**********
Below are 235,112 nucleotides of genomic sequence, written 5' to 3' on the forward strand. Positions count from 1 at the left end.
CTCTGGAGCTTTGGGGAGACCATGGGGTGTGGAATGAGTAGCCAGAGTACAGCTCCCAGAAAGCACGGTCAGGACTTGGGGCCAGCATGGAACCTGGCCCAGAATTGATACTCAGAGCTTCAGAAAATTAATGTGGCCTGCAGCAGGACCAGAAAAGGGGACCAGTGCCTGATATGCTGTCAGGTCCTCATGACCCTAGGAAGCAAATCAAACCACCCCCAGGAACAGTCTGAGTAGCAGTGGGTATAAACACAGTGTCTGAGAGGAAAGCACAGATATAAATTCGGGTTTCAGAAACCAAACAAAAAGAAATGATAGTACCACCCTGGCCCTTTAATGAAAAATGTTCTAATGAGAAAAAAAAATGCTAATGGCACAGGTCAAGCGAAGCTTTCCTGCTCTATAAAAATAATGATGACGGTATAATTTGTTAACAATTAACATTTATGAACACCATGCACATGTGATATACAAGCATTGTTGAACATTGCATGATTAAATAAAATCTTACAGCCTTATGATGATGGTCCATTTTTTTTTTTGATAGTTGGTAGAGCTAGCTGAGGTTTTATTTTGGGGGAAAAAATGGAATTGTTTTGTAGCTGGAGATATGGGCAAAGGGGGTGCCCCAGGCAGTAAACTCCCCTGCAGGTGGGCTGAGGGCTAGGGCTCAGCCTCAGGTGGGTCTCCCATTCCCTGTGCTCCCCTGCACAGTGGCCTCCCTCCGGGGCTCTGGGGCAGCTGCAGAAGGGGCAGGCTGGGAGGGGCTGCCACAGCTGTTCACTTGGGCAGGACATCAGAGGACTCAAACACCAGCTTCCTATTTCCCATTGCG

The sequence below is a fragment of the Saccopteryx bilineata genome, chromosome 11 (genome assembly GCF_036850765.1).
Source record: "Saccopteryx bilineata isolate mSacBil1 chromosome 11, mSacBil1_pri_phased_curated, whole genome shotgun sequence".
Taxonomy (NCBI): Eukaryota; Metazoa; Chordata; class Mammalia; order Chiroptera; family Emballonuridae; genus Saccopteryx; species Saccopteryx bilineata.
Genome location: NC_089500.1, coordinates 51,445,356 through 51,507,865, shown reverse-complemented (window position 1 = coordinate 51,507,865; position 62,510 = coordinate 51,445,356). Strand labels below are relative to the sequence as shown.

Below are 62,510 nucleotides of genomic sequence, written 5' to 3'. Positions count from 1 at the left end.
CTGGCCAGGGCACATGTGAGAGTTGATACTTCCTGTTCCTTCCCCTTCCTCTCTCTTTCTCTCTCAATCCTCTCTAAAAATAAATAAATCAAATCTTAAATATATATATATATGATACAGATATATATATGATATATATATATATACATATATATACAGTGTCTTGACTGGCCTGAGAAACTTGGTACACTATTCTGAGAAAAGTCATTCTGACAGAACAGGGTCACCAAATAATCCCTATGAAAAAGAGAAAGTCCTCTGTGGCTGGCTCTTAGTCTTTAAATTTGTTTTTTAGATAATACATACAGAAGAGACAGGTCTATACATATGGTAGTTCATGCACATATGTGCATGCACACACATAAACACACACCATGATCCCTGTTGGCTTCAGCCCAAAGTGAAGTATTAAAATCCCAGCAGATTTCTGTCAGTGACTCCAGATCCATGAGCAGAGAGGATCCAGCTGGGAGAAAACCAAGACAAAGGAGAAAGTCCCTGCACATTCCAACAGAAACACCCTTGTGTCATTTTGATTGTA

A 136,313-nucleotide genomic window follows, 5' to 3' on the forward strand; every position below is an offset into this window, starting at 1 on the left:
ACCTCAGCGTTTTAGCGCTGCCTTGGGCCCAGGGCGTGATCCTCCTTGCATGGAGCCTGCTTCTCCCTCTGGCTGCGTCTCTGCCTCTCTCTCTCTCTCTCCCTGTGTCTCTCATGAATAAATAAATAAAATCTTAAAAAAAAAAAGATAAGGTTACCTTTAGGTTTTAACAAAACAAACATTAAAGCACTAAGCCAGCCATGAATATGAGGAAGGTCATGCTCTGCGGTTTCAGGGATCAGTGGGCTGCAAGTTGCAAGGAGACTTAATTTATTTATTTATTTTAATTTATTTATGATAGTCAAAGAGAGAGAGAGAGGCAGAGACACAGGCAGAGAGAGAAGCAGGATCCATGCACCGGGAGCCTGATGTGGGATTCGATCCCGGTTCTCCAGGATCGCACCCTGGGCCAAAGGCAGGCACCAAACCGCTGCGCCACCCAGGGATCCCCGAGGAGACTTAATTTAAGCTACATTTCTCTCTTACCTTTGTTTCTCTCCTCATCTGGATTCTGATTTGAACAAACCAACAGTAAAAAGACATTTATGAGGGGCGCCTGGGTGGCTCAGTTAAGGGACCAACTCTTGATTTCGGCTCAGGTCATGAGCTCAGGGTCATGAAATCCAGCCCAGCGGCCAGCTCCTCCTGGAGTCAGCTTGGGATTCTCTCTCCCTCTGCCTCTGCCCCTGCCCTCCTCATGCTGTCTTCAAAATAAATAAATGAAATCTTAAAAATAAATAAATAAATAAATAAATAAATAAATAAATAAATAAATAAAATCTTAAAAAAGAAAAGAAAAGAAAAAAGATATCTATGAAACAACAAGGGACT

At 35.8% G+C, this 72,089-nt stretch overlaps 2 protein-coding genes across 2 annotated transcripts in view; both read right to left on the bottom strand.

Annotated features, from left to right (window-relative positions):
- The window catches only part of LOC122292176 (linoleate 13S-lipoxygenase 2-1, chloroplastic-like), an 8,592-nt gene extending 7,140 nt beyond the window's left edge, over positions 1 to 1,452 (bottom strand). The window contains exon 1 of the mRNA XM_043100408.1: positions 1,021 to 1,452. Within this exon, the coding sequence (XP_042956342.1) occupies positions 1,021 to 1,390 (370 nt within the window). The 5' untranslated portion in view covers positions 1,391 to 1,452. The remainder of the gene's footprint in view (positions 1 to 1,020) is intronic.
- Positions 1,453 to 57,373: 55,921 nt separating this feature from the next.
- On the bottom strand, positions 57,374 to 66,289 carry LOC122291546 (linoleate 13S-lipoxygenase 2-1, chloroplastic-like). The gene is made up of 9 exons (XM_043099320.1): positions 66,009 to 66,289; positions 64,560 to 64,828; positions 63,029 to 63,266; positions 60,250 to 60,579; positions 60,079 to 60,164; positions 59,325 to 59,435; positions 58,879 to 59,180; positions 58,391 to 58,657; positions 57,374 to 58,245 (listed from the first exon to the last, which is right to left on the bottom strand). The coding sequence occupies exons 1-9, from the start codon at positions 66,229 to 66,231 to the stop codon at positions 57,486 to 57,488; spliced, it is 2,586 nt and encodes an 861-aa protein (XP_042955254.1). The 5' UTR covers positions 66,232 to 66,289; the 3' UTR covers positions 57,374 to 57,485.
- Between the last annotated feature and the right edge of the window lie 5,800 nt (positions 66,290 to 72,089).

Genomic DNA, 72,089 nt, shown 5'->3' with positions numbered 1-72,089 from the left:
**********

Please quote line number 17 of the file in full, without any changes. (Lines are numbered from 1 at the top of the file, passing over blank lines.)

Genomic DNA, 72,089 nt, shown 5'->3' with positions numbered 1-72,089 from the left: